Navy Secretary Ray Mabus said Tuesday the service will conduct its own investigation into security gaps at Navy bases worldwide.
A Pentagon inspector general review of Navy base security, released Tuesday, found that 52 felons had received unauthorized access to Navy and military facilities for 62 to 1,035 days. It also said that had placed “military personnel, dependents, civilians, and installations at an increased security risk.”
The Navy's top uniformed officer told Congres on Wednesday that massive budget cuts facing the Pentagon are not to blame for the security shortfalls at military installations.
"We don't cut budgetary corners for security," Chief of Naval Operations Adm. Jonathan Greenert told members of the House Armed Services Committee.
Pentagon investigators claimed some of the security shortfalls might have been the result of Navy cost-saving efforts.
"To the degree we have vulnerabilities, we'll correct them, and we'll do it expeditiously," Greenert said regarding the IG report.
But the Navy chief reiterated the continued spending reductions facing the the Navy and the Pentagon were not a cause for Monday's shootings or the security deficiencies uncovered by the IG.
Lawmakers eye reforms in wake of shooting: Lawmakers are gearing up to address a multitude of issues in the wake of Monday’s shooting.
Sen. Dianne Feinstein (D-Calif.), chairwoman of the Senate Intelligence Committee, said her committee would be investigating the security clearance process and how Alexis slipped through the cracks with an arrest record.
“Clearly, there’s a problem with the security clearance,” Feinstein told The Hill. “With somebody arrested three times, somehow, in a security clearance, these arrests ought to be picked up. The fact that they’re connected with firearms ought to be picked up.”
Senate Homeland Security Committee Chairman Tom Carper (D-Del.) said that his committee was planning to hold a hearing on background checks, while Sen. Claire McCaskill (D-Mo.) was calling for an inspector general investigation into Alexis’s background check.
Senate Armed Services Committee Chairman Carl Levin (D-Mich.) said he didn’t have any investigations in mind yet, but that he would be looking at both the process by which Alexis got his clearance as well as the separate vetting process that was criticized in a Pentagon inspector general report on Tuesday.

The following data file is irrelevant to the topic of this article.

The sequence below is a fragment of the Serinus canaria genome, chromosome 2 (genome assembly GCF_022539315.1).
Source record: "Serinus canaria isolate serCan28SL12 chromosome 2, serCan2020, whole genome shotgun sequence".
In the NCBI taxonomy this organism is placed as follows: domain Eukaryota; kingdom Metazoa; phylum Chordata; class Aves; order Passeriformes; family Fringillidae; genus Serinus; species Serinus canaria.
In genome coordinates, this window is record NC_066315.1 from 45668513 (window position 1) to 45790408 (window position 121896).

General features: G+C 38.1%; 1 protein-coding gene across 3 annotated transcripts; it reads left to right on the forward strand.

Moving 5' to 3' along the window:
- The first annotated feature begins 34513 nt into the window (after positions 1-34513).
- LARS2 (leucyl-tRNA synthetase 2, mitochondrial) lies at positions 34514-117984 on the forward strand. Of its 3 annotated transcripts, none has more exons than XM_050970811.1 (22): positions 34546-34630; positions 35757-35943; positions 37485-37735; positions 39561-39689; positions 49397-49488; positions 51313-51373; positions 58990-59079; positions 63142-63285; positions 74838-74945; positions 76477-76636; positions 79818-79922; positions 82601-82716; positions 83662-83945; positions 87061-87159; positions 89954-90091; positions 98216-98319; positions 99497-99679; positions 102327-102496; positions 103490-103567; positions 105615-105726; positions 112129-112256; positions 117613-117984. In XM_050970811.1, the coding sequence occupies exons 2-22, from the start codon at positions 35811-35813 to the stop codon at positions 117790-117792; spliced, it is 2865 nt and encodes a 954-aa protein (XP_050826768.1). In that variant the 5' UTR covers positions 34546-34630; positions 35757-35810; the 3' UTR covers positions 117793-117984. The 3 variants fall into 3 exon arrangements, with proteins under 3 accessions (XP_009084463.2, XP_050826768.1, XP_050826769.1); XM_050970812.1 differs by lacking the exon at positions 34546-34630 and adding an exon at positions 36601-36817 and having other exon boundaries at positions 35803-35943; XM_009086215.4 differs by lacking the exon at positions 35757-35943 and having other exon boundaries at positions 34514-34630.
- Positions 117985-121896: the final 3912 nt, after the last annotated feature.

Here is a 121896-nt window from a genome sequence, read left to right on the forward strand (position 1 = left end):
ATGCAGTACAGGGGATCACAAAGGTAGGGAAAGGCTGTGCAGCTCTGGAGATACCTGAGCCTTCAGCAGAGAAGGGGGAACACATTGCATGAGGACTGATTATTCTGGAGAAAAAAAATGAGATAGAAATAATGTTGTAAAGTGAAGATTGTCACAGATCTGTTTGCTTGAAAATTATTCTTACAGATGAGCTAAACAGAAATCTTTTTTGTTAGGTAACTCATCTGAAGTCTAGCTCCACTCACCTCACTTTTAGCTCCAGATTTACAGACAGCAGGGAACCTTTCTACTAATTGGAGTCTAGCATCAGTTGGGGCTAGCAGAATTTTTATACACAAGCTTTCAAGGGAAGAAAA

Fort Hood shooting looms large over Navy Yard attack: Base security measures adopted by the military after the 2009 mass shootings at Fort Hood, Texas, did help save lives during Monday's massacre at the Navy's Washington headquarters.
But Defense Department leaders are still struggling to close security gaps that led to both incidents, Pentagon officials told reporters on Wednesday.
"We are in a better place now" than before the Fort Hood attacks, the official said regarding base security measures during a briefing at the Pentagon.
At the time of the Navy Yard killings, the Pentagon had only implemented 52 of the 82 recommendations called for by then-Defense Secretary Robert Gates after the Fort Hood attack.
On Monday, Navy contractor and former petty officer Alexis killed 12 and wounded several more people during a shooting spree at the Navy Yard.
The problem, according to the official, is that DOD officials are still attempting to strike "a bit of a balance" between overly intensive security practices and ensuring the safety of military and civilians at Pentagon installations.
Defense Department officials are also dealing with privacy issues in their attempt to gather information on military personnel or civilians working on base, the official added.
Hagel has ordered the "rapid implementation" of the remaining Fort Hood security recommendations in the wake of the Navy Yard shootings.
With 13 killed and more than 30 wounded, the 2009 mass shootings by former Army Maj. Nidal Hasan remains the single deadliest attack on a military base in the United States.
Pickering, Mullen to testify at Benghazi hearing: The leaders of an independent review of the administration’s response to last year’s attack in Benghazi, Libya, will testify at a House Government Oversight hearing on Thursday.
Former Ambassador Thomas Pickering and Retired Adm. Mike Mullen will testify to Oversight Committee Chairman Darrell Issa’s (R-Calif.) panel about their report on Benghazi, which has been criticized by Issa and Republicans.
Thursday’s hearing is the main event of three Benghazi hearings that House Republicans are holding this week.
On Wednesday, Republicans on the House Foreign Affairs Committee slammed the State Department for not firing anyone in the aftermath of the attack.
“We're here today because, at the end of the day, nobody was held accountable,” House Foreign Affairs Committee Chairman Ed Royce (R-Calif.) told Patrick Kennedy, the undersecretary of State for management, at the hearing. “Reassignment just doesn't cut it in terms of addressing that issue.”
The House Armed Services Committee is also holding a hearing Thursday on the Pentagon’s posture before last year’s attack.
In Case You Missed It:
— Senate panel to investigate security clearances
— Hagel pushes back against Panetta, Gates on Syria
— CNO Greenert says security not sacrificed for savings
— Fort Hood shootings cast shadow over Navy Yard massacre
— DOD defends security clearance process
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